A feasibility study on converting food waste into viable livestock feed

American researchers examined the viability of recovering food waste and turning it into livestock feed. They reported that a modernized version of the ancient practice would be able to greatly reduce the wastage of food, provide sufficient nutrition for food animals, and improve the food supply at global and national levels.

The University of Pennsylvania supported the study. The paper was published in the scientific journal Global Food Security.

  • Evaluation of food waste showed that it contained enough nutrients to ensure the healthy growth of livestock. Feeding animals with food waste provided more protein than grain feed based on maize.
  • The effectiveness of food waste on the performance of livestock depended on the factors. In general, food products from animals that ate food waste were indistinguishable from conventionally-fed livestock.
  • While the treatment processes that turn food waste into animal feed produce pollution, they produced the same emissions as composting and incineration. They were also much less polluting than landfills. Furthermore, they also conserved cropland that would normally be taken up by animal feed crops.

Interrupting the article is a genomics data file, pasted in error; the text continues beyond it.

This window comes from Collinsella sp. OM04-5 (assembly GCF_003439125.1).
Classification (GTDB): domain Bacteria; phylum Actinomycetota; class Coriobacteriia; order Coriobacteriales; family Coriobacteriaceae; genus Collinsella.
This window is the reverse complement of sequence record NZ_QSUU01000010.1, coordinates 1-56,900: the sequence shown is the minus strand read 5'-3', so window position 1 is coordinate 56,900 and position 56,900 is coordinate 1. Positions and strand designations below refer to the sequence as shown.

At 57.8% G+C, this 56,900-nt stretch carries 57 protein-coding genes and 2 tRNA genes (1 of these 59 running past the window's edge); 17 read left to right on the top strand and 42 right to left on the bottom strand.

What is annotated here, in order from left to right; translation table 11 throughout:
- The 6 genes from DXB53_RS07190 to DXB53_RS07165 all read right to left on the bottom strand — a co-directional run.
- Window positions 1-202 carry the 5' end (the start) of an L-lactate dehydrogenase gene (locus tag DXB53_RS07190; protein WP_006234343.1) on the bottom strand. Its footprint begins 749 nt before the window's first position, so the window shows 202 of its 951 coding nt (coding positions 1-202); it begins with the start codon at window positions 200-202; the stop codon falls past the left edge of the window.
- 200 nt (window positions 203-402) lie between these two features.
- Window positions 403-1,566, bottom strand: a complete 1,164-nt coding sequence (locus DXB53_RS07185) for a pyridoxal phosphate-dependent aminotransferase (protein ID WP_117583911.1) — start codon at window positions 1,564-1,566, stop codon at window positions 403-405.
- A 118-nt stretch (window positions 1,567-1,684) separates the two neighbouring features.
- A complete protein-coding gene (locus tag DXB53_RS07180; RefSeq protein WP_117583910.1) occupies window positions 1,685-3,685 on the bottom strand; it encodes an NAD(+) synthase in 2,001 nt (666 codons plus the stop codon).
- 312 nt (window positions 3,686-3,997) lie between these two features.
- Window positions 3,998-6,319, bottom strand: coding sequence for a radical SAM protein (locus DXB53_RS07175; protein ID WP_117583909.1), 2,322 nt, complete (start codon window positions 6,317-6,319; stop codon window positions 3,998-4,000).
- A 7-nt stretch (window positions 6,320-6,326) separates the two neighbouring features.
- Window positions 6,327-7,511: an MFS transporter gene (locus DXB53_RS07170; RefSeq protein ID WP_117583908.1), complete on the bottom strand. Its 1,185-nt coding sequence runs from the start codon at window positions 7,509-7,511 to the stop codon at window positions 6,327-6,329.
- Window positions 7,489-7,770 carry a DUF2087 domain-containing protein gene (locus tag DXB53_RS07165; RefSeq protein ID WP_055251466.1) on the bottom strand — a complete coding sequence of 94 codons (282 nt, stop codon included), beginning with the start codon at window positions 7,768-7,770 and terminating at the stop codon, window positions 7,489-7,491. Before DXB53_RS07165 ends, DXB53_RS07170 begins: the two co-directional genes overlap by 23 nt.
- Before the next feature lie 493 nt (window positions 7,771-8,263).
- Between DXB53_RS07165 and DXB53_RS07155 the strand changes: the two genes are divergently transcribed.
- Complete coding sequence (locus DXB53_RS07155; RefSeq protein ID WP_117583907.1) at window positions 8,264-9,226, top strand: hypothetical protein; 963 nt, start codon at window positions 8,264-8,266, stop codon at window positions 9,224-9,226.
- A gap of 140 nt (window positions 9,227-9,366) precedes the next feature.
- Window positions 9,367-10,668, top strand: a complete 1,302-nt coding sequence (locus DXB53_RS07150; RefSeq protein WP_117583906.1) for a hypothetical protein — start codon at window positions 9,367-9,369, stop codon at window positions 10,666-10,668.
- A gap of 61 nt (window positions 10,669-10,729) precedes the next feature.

• Food waste conversion has some health and safety issues, but existing regulations were considered sufficient to manage them. South Korea provided an excellent example of efficient processing of food waste.
  • The practice must overcome old stereotypes about food waste being toxic garbage that shouldn’t be fed to animals. It also requires sufficient logistical capacity to collect, move, and handle food waste.

Based on their findings, the researchers concluded that turning food waste into animal feed is a cost-effective practice for farmers who want to reduce their environmental footprint while also continuing to profit from their produce.

You can browse the original study at this link.

You can also visit FoodSupply.news for additional articles about nutrition.

Journal reference

Dou Z, Toth JD, Westendorf ML. FOOD WASTE FOR LIVESTOCK FEEDING: FEASIBILITY, SAFETY, AND SUSTAINABILITY IMPLICATIONS. Global Food Security. 17 December 2017;17:154–161. DOI: 10.1016/j.gfs.2017.12.003.

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